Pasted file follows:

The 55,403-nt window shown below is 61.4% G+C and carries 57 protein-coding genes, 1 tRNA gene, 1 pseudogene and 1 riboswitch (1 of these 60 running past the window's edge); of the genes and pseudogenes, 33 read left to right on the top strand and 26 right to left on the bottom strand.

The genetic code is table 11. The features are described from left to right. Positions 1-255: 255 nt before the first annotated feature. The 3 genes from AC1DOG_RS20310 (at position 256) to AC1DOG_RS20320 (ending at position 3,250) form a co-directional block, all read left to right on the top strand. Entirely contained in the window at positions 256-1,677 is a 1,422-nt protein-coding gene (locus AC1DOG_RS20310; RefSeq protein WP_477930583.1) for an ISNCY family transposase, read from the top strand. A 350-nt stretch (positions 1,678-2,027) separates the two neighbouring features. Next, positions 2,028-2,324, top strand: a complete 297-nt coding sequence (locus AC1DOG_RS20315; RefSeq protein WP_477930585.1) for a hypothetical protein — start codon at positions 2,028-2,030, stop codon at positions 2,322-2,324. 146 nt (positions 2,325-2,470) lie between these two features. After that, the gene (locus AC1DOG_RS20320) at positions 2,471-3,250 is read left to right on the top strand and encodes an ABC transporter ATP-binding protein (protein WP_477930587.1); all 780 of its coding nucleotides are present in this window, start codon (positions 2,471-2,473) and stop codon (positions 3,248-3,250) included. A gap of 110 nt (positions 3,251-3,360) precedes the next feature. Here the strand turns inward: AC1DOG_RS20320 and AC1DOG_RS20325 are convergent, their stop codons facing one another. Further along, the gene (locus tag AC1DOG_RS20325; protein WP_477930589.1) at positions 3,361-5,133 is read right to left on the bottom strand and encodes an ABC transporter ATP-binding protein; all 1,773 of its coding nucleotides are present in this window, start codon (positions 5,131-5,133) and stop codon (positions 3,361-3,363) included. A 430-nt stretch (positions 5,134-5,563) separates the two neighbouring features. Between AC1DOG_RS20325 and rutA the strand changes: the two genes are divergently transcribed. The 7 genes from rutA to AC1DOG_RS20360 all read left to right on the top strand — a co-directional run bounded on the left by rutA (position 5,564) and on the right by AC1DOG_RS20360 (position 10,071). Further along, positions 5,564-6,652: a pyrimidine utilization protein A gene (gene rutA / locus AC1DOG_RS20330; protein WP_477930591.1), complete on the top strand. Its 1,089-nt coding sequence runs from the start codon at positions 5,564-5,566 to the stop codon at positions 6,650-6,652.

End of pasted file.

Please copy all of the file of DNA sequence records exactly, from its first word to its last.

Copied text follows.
The 55,403-nt window shown below is 61.4% G+C and carries 57 protein-coding genes, 1 tRNA gene, 1 pseudogene and 1 riboswitch (1 of these 60 running past the window's edge); of the genes and pseudogenes, 33 read left to right on the top strand and 26 right to left on the bottom strand.

The genetic code is table 11. The features are described from left to right. Positions 1-255: 255 nt before the first annotated feature. The 3 genes from AC1DOG_RS20310 (at position 256) to AC1DOG_RS20320 (ending at position 3,250) form a co-directional block, all read left to right on the top strand. Entirely contained in the window at positions 256-1,677 is a 1,422-nt protein-coding gene (locus AC1DOG_RS20310; RefSeq protein WP_477930583.1) for an ISNCY family transposase, read from the top strand. A 350-nt stretch (positions 1,678-2,027) separates the two neighbouring features. Next, positions 2,028-2,324, top strand: a complete 297-nt coding sequence (locus AC1DOG_RS20315; RefSeq protein WP_477930585.1) for a hypothetical protein — start codon at positions 2,028-2,030, stop codon at positions 2,322-2,324. 146 nt (positions 2,325-2,470) lie between these two features. After that, the gene (locus AC1DOG_RS20320) at positions 2,471-3,250 is read left to right on the top strand and encodes an ABC transporter ATP-binding protein (protein WP_477930587.1); all 780 of its coding nucleotides are present in this window, start codon (positions 2,471-2,473) and stop codon (positions 3,248-3,250) included. A gap of 110 nt (positions 3,251-3,360) precedes the next feature. Here the strand turns inward: AC1DOG_RS20320 and AC1DOG_RS20325 are convergent, their stop codons facing one another. Further along, the gene (locus tag AC1DOG_RS20325; protein WP_477930589.1) at positions 3,361-5,133 is read right to left on the bottom strand and encodes an ABC transporter ATP-binding protein; all 1,773 of its coding nucleotides are present in this window, start codon (positions 5,131-5,133) and stop codon (positions 3,361-3,363) included. A 430-nt stretch (positions 5,134-5,563) separates the two neighbouring features. Between AC1DOG_RS20325 and rutA the strand changes: the two genes are divergently transcribed. The 7 genes from rutA to AC1DOG_RS20360 all read left to right on the top strand — a co-directional run bounded on the left by rutA (position 5,564) and on the right by AC1DOG_RS20360 (position 10,071). Further along, positions 5,564-6,652: a pyrimidine utilization protein A gene (gene rutA / locus AC1DOG_RS20330; protein WP_477930591.1), complete on the top strand. Its 1,089-nt coding sequence runs from the start codon at positions 5,564-5,566 to the stop codon at positions 6,650-6,652.